At 7:40 PM, my friends Xavier and Donovan jokingly said, “We’re just going to sleep on the ground man.” The three of us and some others were planning on going to Wimbledon for the Middle Saturday of the Championships. For several days, I researched and tried to understand the ticketing process. Essentially, unless you’re royalty, you wait in The Queue (note the capital ‘T’). Wimbledon is one of the few major sporting events in the world for which the bulk of each day’s tickets are sold the morning of play. This makes ticketing egalitarian in one sense and absolutely insane in another. Most online sources I could find suggested arriving at 4-5 AM in order to buy a Grounds Admission ticket (not even a seat!), which would become available at 11 AM. So, I arranged to stay with a friend in London, get up at 3 AM, and make my way to Wimbledon in time for some tickets. Until a joke became serious.
As we laughed off the joke, everyone’s eyes slowly changed as we each realized it was possible to make this happen. The key constraint to keep in mind is this: we are three Americans with absolutely no clue how to navigate London talking about spending the night at an event 1.5 hours away from downtown that closes for the night in 2 hours. And we had no camping supplies.
First we ran to the North Face – it was the nearest thing in sight that resembled an outdoor store. They don’t sell tents. Try the other North Face, 6 blocks away. Ran to that North Face, also no tents. Try a store called Black’s, 7 blocks away, closes in 10 minutes. Sprint to Black’s (knock over a person or two). Manager closes Black’s just as we arrive – no luck. Run back to the North Face, ask for any other places. Possibly tents at a large superstore called Lillywhites, 6 blocks away. Sprint to Lillywhites – it has 6 floors. Ask 4 employees – you guessed it – outdoor stuff is on the sixth floor. Scale six floors in 30 seconds, find a room full of tents.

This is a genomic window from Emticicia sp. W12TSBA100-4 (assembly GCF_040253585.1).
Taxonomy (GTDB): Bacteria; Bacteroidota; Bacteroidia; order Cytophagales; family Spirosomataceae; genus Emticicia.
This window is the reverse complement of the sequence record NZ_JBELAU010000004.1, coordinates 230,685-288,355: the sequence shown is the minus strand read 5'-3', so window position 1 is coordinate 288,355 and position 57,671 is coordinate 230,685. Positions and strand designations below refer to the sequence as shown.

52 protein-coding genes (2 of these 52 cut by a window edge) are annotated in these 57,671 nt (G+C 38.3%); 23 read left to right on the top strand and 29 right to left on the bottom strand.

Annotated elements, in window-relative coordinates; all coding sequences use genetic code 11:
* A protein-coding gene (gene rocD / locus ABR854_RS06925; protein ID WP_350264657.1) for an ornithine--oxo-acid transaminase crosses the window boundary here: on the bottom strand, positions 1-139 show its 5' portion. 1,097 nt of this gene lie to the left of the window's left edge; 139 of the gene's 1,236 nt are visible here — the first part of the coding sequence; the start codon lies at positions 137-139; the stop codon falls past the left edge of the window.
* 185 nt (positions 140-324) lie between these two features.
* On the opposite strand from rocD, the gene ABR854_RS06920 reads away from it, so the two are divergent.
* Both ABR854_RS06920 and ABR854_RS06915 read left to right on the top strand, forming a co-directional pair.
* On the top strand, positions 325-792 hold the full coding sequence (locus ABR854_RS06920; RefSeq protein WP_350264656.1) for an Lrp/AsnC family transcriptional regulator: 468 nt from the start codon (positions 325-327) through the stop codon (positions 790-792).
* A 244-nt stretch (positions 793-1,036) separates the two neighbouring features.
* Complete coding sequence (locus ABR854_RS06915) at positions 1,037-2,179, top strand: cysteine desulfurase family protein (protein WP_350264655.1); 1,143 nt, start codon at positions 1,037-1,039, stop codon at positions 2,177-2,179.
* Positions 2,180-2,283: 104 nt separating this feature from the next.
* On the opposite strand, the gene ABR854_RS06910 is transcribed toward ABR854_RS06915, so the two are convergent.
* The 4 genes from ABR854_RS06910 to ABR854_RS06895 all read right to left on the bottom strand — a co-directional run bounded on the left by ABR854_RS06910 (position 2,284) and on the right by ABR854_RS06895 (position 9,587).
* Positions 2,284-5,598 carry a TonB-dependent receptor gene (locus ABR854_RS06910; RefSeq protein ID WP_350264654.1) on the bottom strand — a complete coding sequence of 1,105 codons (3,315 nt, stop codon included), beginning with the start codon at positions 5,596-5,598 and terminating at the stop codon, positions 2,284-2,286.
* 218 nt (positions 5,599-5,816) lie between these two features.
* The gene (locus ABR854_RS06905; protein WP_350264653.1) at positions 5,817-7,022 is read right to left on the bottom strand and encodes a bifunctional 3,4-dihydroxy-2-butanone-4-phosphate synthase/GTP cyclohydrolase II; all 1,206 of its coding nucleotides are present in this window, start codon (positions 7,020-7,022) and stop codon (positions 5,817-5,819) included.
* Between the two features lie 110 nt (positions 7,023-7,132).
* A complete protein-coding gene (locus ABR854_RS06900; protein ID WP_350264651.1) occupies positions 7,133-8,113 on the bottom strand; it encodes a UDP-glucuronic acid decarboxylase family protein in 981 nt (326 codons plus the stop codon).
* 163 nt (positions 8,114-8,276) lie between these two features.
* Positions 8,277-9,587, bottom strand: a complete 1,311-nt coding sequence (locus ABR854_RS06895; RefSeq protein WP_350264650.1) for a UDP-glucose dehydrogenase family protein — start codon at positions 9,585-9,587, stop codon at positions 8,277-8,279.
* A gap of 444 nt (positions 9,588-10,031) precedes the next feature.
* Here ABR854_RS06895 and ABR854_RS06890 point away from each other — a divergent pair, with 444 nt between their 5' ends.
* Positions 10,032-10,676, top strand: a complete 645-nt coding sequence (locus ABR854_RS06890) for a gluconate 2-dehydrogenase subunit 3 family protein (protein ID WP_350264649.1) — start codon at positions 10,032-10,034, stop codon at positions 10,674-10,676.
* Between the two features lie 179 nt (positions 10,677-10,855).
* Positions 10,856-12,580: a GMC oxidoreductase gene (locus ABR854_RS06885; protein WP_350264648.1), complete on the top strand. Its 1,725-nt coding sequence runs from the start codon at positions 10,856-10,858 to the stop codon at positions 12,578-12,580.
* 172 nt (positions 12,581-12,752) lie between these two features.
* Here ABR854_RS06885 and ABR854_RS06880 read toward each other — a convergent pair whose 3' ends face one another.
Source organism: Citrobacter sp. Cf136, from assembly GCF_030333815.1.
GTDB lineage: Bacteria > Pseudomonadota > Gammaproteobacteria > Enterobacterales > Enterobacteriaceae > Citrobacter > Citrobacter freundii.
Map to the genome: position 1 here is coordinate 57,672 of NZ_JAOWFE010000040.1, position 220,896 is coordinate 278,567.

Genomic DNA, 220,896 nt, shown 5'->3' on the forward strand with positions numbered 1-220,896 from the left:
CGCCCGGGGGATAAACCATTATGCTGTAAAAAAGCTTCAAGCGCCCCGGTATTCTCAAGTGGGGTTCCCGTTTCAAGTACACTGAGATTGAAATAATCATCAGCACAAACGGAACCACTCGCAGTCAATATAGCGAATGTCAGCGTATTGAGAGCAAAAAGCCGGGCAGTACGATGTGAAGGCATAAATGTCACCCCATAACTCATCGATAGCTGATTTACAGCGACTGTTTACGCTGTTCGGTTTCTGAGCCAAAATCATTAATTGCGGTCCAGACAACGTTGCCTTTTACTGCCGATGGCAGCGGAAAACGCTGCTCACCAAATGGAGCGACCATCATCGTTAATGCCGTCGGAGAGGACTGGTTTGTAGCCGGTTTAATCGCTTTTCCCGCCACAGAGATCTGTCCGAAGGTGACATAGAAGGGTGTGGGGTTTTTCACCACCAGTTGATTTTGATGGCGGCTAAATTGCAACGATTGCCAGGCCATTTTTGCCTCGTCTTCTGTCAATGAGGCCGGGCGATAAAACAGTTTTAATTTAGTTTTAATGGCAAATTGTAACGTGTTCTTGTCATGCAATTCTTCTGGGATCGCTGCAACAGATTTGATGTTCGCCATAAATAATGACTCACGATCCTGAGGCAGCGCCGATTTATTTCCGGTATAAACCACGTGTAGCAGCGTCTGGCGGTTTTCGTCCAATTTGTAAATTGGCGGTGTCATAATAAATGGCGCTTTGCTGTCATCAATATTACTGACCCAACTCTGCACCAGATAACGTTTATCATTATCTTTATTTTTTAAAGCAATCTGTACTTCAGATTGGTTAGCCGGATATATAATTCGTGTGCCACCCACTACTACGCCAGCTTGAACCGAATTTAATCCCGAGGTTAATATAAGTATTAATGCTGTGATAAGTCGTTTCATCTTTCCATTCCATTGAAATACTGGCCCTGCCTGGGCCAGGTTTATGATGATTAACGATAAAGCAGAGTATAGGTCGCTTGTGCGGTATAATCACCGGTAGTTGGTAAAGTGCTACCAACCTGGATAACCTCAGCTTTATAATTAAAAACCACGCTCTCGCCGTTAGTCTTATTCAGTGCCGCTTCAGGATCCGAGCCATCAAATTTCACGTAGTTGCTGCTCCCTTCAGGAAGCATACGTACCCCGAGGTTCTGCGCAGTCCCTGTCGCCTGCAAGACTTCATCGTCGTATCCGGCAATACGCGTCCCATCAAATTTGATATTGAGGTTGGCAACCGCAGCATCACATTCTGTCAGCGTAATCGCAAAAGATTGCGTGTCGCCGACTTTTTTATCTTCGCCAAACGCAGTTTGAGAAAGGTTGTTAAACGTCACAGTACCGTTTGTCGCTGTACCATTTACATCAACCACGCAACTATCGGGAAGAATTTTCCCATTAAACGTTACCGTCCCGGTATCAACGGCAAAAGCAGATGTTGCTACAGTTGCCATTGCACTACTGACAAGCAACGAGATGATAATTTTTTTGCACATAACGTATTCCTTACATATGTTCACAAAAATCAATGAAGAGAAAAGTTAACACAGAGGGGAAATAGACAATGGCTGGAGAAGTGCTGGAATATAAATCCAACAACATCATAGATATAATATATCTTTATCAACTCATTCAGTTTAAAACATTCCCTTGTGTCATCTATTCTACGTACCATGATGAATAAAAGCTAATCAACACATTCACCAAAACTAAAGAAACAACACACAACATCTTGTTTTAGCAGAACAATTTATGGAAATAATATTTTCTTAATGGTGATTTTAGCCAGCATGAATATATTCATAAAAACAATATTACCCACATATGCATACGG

The whole plan was completely ridiculous. It was stupid, last-minute, and likely to fail. But it was so much fun. The chaos of getting what we needed and getting there was a blur, but it was an amazing experience I’ll never forget. I will hopefully forget the night in the tent, however. It turns out that discount tents make for an interesting experience when the two people in that tent are over six feet tall and 190 pounds. I probably slept for an hour total that night due to the cold, my being sick, limited space, and condensation dripping off the tent. But things were looking up by 5 AM when we packed up and began to queue within the queue for tickets.
We saw incredible tennis. First, we watched Steve Johnson prevail over Dimitrov (an unexpected win). This match went on for quite some time due to rain delays, but when it finally ended we watched the Williams sisters win a doubles match. Afterwards, one of our friends managed to grab a few extra Centre Court tickets (coveted items) from people leaving early, so we were able to watch Jack Sock lose to Raonic in the big arena. We packed up and left for London, and then Cambridge, and made it home by midnight.